Every year, Spotify newcomers and veterans from across R&D and more come together for Hack Week. For five days, employees dedicate their time to projects that explore new ways of making Spotify better for creators, consumers, and employees. The opportunity gives colleagues a chance to collaborate in a very intentional way across a variety of teams and timezones. This year, more than 2,000 Spotify employees signed up to participate in Hack Week (March 8 – March 12) and hundreds of hacks were considered for inspiration or adoption—all within the lens of a new, virtual platform, and an original theme.
The theme for 2021’s event was “Making Space,” with a focus on hacks that effect positive change in Spotify products and beyond. These projects could be related to making space for under-celebrated voices or for reimagined services or revenue growth. Hackers were encouraged to reflect on the experiences of 2020 and see if there are opportunities to make space related to COVID-19, diversity, belonging, and inclusion, accessibility, and the climate emergency.
“I thought the theme of this year was a really great one. It’s very easy to think about accessibility as this set of edge cases, but depending on how broad of a definition you have, accessibility can relate to about a billion people on the planet,” shared Rorey Jones, a product manager based in Stockholm who has been with Spotify for 10 years. “Once I shifted my thinking, I really understood. I actually have a form of color blindness, and designers are often asking me questions about how things look. So it was really cool that this year’s theme put accessibility at center stage, where it should be, and allowed the entire company to consider opportunities along those lines.”
Dawn James joined Spotify last year as a Senior Staff Engineer in London, and this was her first Hack Week with the company. “I’m a huge advocate for diversity, equity, and inclusion, and for me, the theme of Making Space really pushed those buttons,” she said. “I feel like Spotify, as a company, is making an effort to make space for less well-represented cultures and demographics. Trying to become more inclusive means explicitly making space for quieter voices, regardless of the reason why those voices may be quiet.”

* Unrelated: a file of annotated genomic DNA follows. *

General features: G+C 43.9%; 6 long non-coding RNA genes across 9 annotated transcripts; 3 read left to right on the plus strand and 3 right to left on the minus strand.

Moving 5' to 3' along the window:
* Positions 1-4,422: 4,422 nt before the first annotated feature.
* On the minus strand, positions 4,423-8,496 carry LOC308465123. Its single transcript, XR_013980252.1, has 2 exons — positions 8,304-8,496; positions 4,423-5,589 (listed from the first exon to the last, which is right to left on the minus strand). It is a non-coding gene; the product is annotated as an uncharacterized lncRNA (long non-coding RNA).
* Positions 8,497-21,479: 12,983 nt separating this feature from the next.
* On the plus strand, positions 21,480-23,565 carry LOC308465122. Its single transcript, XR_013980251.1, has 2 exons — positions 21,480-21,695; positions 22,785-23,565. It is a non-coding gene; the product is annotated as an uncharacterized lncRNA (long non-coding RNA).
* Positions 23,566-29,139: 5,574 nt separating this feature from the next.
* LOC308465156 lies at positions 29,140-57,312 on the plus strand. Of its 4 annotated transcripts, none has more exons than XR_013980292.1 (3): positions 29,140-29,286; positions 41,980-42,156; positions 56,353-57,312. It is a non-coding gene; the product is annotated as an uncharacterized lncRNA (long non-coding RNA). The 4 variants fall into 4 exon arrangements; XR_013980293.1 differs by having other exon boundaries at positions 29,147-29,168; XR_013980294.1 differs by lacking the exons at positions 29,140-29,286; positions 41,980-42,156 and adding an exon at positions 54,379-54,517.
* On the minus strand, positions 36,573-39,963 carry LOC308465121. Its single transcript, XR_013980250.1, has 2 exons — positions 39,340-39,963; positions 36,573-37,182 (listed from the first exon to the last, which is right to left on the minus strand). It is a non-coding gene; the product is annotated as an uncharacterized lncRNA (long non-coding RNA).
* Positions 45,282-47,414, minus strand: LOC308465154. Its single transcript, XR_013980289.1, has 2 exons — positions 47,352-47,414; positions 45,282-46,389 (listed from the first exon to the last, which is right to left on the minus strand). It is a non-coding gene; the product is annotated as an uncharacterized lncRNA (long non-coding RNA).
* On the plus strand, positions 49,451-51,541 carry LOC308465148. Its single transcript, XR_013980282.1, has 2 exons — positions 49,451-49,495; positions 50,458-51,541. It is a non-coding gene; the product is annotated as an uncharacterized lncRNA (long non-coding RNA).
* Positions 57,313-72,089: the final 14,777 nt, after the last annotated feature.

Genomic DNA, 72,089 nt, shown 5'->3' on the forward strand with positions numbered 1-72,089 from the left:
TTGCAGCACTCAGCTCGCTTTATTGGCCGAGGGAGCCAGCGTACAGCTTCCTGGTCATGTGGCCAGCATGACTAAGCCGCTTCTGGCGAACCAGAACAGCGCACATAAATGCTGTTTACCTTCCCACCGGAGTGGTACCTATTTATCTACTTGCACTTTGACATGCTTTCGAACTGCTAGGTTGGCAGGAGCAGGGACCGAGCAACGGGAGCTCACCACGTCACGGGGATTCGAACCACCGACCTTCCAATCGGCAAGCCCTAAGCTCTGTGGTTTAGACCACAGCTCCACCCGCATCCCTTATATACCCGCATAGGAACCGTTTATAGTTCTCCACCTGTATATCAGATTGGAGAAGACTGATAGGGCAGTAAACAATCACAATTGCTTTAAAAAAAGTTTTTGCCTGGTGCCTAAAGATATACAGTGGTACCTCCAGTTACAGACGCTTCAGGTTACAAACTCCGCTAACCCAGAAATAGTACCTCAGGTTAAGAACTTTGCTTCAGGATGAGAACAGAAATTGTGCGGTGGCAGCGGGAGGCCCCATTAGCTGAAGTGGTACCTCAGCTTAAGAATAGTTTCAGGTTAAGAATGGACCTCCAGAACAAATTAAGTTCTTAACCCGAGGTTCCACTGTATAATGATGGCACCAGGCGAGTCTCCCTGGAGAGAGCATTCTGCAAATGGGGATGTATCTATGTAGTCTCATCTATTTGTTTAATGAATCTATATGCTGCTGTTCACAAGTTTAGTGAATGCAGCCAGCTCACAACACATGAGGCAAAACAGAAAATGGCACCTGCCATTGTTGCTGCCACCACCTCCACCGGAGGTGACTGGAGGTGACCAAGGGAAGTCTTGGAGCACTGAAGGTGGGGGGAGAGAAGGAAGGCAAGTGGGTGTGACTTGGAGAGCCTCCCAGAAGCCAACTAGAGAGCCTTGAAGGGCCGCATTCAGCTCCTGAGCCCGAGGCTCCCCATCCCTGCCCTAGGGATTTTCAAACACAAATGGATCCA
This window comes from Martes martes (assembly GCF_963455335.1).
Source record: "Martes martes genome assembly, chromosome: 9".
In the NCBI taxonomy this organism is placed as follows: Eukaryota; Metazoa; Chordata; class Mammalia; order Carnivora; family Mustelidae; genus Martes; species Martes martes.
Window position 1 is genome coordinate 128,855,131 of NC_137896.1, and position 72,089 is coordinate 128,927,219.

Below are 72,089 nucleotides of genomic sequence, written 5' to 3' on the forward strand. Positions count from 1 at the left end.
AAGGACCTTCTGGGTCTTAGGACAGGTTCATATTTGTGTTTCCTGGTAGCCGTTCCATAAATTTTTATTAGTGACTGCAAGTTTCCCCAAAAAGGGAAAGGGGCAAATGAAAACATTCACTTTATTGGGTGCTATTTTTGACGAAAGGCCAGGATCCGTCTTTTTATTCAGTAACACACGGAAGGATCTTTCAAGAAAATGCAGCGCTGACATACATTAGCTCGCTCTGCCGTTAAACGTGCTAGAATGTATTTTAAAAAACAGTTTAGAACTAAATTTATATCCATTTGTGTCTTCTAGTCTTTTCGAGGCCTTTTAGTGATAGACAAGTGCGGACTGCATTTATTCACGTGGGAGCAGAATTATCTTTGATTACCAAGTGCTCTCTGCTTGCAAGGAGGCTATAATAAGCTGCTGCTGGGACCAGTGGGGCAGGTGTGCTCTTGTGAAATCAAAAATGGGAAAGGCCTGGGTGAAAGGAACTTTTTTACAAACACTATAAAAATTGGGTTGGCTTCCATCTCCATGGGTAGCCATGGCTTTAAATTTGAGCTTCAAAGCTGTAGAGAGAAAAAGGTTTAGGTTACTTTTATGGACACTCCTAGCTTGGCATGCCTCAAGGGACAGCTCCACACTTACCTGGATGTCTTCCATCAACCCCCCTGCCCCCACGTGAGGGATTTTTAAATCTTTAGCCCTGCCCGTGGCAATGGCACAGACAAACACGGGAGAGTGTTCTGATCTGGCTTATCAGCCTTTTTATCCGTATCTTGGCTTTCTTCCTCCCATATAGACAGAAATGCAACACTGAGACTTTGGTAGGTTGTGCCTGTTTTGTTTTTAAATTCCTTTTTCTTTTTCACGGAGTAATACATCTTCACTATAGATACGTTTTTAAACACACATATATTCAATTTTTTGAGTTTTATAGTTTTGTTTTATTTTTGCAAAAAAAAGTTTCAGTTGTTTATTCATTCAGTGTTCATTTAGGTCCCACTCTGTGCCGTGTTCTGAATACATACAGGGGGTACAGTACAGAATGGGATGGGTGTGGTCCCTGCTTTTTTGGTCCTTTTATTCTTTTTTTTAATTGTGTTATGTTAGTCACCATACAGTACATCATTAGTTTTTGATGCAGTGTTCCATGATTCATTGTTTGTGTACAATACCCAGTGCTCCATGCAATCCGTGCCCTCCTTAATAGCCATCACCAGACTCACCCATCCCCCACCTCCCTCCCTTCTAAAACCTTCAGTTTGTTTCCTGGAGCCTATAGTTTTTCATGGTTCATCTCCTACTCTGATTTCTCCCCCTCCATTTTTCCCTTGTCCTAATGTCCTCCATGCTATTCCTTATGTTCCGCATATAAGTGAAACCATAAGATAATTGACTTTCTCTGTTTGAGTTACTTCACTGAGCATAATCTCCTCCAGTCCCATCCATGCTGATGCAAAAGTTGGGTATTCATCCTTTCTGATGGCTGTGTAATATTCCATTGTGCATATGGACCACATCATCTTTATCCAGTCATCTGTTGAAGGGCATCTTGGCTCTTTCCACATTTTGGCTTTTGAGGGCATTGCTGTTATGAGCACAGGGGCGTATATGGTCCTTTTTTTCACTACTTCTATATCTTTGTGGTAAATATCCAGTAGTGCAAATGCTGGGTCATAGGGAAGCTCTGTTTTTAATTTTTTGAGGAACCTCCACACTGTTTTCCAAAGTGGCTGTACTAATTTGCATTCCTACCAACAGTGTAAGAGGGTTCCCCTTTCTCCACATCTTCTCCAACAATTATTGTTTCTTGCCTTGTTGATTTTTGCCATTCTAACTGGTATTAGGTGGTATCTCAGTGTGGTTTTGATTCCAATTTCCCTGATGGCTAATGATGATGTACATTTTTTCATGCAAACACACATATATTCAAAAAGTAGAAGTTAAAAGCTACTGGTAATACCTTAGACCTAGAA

The hacks that are explored during the week can be smaller ideas that require one or two person teams or big concepts that a large group gets together to work through.
Rorey worked with engineers to examine ways Spotify could integrate with a hardware feature on Apple’s iOS 14. The product manager and his colleagues had been contemplating ways to use this feature since it came out in September, and Hack Week was the perfect time to dig deeper. “It was nice to create a week outside of our typical priorities to have breathing room to focus on this. Less meetings and a few days where we were able to dedicate our time to this one thing and give it a really thoughtful look,” explained Rorey.
Dawn was looking forward to kicking off her first Hack Week with the company, and signed up to contribute to two hacks. “As a new joiner to Spotify I was really impressed with the priority that the company appears to give Hack Week; the whole company is encouraged to take part,” said Dawn. “There was definitely a buzz around the event.”
Dawn’s smaller hack focused on an internal tool for developer productivity, and she was the primary engineer on the project. The other hack was an idea involving a different way for creators to utilize Spotify, and it involved a much bigger team—more than a dozen people—that worked across a variety of disciplines. “To be randomly thrown together with a whole bunch of people from across Spotify was really great,” shared Dawn. “Everyone had their own unique skill set and contributed a huge amount. It felt like a very well-rounded experience.”
Tackling two hacks required a lot of focus, but it allowed Dawn to put different aspects of her expertise to good use: one required hands-on developer work while the other used her knowledge and network within Spotify to build a concept.
This year’s Hack Week was virtual, so in addition to meetings and communication through video calls and online messaging threads, the week culminated in a Hack Fair that took place via an online portal. Participants were able to set up virtual booths and employees interested in seeing the final output could “hop in and out” of the booths to listen to a presentation or ask questions.
“I think the coolest thing about this year was that there was a digital manifestation of the event that was really akin to what it would look like normally. We had friends popping by our booth who had heard about what we were working on and colleagues stopping by that were interested in the idea,” said Rorey. The virtual event allowed employees from different offices to get a close look at what others around the world were doing—something that’s a little more challenging when the Hack Fair takes place in person. “I think it’d be really cool to see how, in the future, a digital version could even outperform a physical Hack Week due to this virtual technology.”
From Stockholm to Seattle, this year’s Hack Week encouraged thousands of employees to bring ideas that allow for a more inclusive and accessible Spotify experience to life. The projects presented during these sprints can be the impetus for bigger concepts that listeners experience down the line (like Discover Weekly)—and there’s no telling what teams come up with next.